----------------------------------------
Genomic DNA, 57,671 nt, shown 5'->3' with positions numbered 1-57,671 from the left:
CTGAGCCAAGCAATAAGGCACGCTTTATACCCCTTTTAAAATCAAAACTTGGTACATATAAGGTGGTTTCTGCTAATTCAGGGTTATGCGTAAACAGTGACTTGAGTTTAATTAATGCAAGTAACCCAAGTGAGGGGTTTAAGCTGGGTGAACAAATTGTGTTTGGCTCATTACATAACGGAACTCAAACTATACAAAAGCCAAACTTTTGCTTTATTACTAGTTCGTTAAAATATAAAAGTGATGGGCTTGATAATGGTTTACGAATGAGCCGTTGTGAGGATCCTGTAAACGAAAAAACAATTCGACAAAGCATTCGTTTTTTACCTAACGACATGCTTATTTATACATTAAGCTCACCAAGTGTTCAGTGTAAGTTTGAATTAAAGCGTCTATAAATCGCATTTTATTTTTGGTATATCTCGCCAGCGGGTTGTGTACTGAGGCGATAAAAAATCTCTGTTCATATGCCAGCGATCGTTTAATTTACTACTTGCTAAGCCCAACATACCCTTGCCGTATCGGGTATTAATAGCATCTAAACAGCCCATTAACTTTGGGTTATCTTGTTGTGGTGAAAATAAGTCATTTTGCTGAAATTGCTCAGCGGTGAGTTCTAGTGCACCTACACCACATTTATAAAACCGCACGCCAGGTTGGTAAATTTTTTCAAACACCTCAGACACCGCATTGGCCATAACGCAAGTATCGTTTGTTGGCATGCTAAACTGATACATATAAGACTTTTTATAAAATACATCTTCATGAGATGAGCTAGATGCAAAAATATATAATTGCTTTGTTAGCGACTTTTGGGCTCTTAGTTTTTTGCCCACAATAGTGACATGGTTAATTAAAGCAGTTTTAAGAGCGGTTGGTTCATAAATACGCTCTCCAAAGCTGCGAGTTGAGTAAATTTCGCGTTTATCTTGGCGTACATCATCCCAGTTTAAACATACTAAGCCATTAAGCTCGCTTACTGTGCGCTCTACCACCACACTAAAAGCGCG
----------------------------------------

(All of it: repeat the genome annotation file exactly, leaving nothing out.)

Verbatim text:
Genomic DNA, 57,671 nt, shown 5'->3' with positions numbered 1-57,671 from the left:
CTGAGCCAAGCAATAAGGCACGCTTTATACCCCTTTTAAAATCAAAACTTGGTACATATAAGGTGGTTTCTGCTAATTCAGGGTTATGCGTAAACAGTGACTTGAGTTTAATTAATGCAAGTAACCCAAGTGAGGGGTTTAAGCTGGGTGAACAAATTGTGTTTGGCTCATTACATAACGGAACTCAAACTATACAAAAGCCAAACTTTTGCTTTATTACTAGTTCGTTAAAATATAAAAGTGATGGGCTTGATAATGGTTTACGAATGAGCCGTTGTGAGGATCCTGTAAACGAAAAAACAATTCGACAAAGCATTCGTTTTTTACCTAACGACATGCTTATTTATACATTAAGCTCACCAAGTGTTCAGTGTAAGTTTGAATTAAAGCGTCTATAAATCGCATTTTATTTTTGGTATATCTCGCCAGCGGGTTGTGTACTGAGGCGATAAAAAATCTCTGTTCATATGCCAGCGATCGTTTAATTTACTACTTGCTAAGCCCAACATACCCTTGCCGTATCGGGTATTAATAGCATCTAAACAGCCCATTAACTTTGGGTTATCTTGTTGTGGTGAAAATAAGTCATTTTGCTGAAATTGCTCAGCGGTGAGTTCTAGTGCACCTACACCACATTTATAAAACCGCACGCCAGGTTGGTAAATTTTTTCAAACACCTCAGACACCGCATTGGCCATAACGCAAGTATCGTTTGTTGGCATGCTAAACTGATACATATAAGACTTTTTATAAAATACATCTTCATGAGATGAGCTAGATGCAAAAATATATAATTGCTTTGTTAGCGACTTTTGGGCTCTTAGTTTTTTGCCCACAATAGTGACATGGTTAATTAAAGCAGTTTTAAGAGCGGTTGGTTCATAAATACGCTCTCCAAAGCTGCGAGTTGAGTAAATTTCGCGTTTATCTTGGCGTACATCATCCCAGTTTAAACATACTAAGCCATTAAGCTCGCTTACTGTGCGCTCTACCACCACACTAAAAGCGCG